To address this need, Health Level 7® (HL7; Ann Arbor, MI) and the Object Management Group® (OMG; Needham, MA) launched a joint initiative in 2005 to define standard software services important to healthcare. Health Level 7 is the leading standards development organization in health IT internationally,6 7 8 whereas OMG is an open-membership computer industry consortium with expertise in developing enterprise interoperability standards in general, and software service standards in particular.9 Through this initiative, known as the Healthcare Services Specification Project (HSSP), various healthcare stakeholders have collaborated to generate a comprehensive framework for the specification of standard service interfaces. Known as the HSSP Service Specification Framework (SSF), this framework has been used to generate several service specifications that have been adopted as HL7 and OMG standards.

In this manuscript, we (i) describe the SSF; (ii) outline how the SSF has been used to specify two HSSP services; and (iii) discuss implications and future directions. These perspectives are based on the authors' experience establishing HSSP (KR and AH), co-chairing responsible committees within HL7 and OMG (KR and AH), and serving as principal contributors to HSSP service specifications (AH and KK).

Healthcare Services Specification Project (HSSP): Vision and Design Principles

HSSP Vision

The HSSP vision is to enable the use of standard SOA services in healthcare by (i) developing standard service interfaces and (ii) providing guidance on how to leverage these services within a SOA.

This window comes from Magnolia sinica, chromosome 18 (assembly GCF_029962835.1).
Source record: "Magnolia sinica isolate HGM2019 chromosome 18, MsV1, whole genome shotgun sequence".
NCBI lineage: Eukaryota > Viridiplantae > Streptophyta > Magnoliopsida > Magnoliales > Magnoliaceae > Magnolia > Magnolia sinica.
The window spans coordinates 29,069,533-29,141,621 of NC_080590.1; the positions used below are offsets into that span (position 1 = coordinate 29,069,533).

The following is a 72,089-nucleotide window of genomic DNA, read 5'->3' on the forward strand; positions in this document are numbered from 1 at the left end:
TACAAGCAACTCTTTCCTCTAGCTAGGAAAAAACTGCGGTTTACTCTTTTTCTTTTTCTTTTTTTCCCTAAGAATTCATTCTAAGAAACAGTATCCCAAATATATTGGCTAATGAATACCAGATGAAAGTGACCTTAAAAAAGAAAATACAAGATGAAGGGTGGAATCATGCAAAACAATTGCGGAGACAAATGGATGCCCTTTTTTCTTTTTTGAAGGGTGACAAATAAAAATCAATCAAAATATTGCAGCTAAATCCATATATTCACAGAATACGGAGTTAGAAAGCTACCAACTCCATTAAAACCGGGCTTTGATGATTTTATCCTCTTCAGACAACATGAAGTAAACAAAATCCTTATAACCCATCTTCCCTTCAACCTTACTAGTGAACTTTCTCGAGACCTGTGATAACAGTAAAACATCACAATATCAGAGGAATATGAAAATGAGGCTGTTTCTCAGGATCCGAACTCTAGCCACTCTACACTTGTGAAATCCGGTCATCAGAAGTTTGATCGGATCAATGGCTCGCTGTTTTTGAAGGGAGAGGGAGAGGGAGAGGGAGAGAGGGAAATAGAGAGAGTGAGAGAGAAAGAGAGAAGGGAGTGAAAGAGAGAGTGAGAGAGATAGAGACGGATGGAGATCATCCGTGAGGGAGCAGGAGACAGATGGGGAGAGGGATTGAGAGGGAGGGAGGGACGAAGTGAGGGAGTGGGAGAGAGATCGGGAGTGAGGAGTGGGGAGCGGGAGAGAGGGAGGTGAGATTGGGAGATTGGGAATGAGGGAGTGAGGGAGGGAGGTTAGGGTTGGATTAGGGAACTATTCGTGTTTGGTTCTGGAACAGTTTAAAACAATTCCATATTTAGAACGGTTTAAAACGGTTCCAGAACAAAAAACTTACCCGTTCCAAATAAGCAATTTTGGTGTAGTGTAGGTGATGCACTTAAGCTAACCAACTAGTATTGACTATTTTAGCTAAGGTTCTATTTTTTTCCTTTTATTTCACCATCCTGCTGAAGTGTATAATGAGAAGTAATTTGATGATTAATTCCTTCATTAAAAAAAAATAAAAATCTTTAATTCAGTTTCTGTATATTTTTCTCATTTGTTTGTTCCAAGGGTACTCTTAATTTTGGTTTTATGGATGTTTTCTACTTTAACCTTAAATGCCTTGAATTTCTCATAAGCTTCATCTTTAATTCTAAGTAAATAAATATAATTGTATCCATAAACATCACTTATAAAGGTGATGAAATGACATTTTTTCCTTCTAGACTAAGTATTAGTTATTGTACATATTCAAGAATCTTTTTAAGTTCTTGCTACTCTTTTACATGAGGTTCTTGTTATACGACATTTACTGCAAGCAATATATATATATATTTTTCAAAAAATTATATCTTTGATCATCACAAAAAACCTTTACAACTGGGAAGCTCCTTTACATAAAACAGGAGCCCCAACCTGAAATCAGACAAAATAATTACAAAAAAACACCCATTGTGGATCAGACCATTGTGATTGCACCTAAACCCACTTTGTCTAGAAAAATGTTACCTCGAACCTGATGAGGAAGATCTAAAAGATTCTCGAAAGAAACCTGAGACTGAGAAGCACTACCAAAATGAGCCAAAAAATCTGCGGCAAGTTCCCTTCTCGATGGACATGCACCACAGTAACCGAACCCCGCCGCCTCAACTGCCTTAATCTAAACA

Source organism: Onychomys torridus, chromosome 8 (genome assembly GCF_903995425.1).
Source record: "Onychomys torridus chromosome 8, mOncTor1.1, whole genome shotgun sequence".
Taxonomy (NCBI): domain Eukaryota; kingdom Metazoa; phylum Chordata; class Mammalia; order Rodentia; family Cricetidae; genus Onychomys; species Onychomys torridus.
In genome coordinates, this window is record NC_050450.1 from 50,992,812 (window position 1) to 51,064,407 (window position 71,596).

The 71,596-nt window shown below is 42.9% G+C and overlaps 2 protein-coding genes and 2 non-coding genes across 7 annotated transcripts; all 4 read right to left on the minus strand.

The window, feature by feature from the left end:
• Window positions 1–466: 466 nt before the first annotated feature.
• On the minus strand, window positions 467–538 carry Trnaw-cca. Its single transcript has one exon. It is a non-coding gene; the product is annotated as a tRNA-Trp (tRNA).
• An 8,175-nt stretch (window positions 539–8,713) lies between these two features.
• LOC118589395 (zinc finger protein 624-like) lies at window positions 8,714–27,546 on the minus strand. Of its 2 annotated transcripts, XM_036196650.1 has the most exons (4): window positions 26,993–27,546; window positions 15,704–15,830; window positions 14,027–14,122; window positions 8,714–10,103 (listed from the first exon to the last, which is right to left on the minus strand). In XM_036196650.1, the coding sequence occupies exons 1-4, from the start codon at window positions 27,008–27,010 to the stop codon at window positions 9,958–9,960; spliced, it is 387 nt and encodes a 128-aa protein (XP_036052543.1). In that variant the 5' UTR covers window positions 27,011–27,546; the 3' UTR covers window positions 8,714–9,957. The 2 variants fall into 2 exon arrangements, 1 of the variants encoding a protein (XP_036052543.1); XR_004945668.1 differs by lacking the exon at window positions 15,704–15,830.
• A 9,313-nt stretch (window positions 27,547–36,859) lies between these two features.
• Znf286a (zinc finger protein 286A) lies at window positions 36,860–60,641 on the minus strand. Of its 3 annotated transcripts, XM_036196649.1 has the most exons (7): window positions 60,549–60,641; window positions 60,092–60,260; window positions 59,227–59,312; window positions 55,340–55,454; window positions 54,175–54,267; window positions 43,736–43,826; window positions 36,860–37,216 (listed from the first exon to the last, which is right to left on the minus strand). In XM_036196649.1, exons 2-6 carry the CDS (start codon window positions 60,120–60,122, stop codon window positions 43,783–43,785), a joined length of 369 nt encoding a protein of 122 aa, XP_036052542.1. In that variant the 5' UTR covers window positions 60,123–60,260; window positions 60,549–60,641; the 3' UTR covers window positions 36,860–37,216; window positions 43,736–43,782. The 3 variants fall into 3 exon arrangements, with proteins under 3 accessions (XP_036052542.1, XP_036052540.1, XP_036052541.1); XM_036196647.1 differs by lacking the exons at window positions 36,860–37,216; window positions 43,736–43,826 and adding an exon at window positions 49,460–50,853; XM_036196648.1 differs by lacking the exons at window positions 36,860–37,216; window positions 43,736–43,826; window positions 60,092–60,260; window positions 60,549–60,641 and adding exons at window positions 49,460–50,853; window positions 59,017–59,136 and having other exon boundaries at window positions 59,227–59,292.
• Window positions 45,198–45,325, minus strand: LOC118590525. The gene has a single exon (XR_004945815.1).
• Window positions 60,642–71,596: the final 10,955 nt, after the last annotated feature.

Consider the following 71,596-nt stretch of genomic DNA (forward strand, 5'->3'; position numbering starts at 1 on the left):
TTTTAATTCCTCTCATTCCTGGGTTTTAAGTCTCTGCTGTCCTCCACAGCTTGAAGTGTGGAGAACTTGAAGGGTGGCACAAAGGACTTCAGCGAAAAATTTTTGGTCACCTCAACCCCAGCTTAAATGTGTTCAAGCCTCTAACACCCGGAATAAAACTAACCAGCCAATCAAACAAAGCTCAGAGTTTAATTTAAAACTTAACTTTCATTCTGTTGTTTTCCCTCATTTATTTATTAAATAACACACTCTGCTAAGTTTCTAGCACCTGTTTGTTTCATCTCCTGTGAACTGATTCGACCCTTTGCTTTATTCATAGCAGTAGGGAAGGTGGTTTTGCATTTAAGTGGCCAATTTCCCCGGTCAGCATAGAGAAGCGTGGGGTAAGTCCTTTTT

Three types of services are candidates for standardization: (i) infrastructure services, which are application agnostic and provide common utility functions; (ii) business services, which encapsulate reusable business capabilities; and (iii) healthcare-specific task services, which accomplish specific tasks, often through the orchestration of business services.10 Potential infrastructure service capabilities include access and security control, event logging, notification, and exception handling. In addition, potential business service capabilities include entity identity resolution, terminology management, patient registration, resource scheduling and management, clinical documentation and data storage, data retrieval, order placement, order fulfillment, billing, and patient-level inferencing. Moreover, potential task service capabilities include aggregating and presenting data within health information systems; generating business intelligence reports for organizational leaders; and providing chronic disease management services to healthcare providers.

To date, HSSP has focused on infrastructure services with requirements unique to healthcare (e.g., access and security control services) and business services with significant potential for reuse (e.g., data management and analysis services). Moreover, HSSP focuses on services for which there is both a community demand for standardization and a committed team for leading the standardization effort, an approach that fosters activity in areas of applied industry need and business relevance. While the standard services that HSSP defines over the near term will only represent a portion of potential services, a SOA can support incremental addition of other standard service interfaces as they are developed.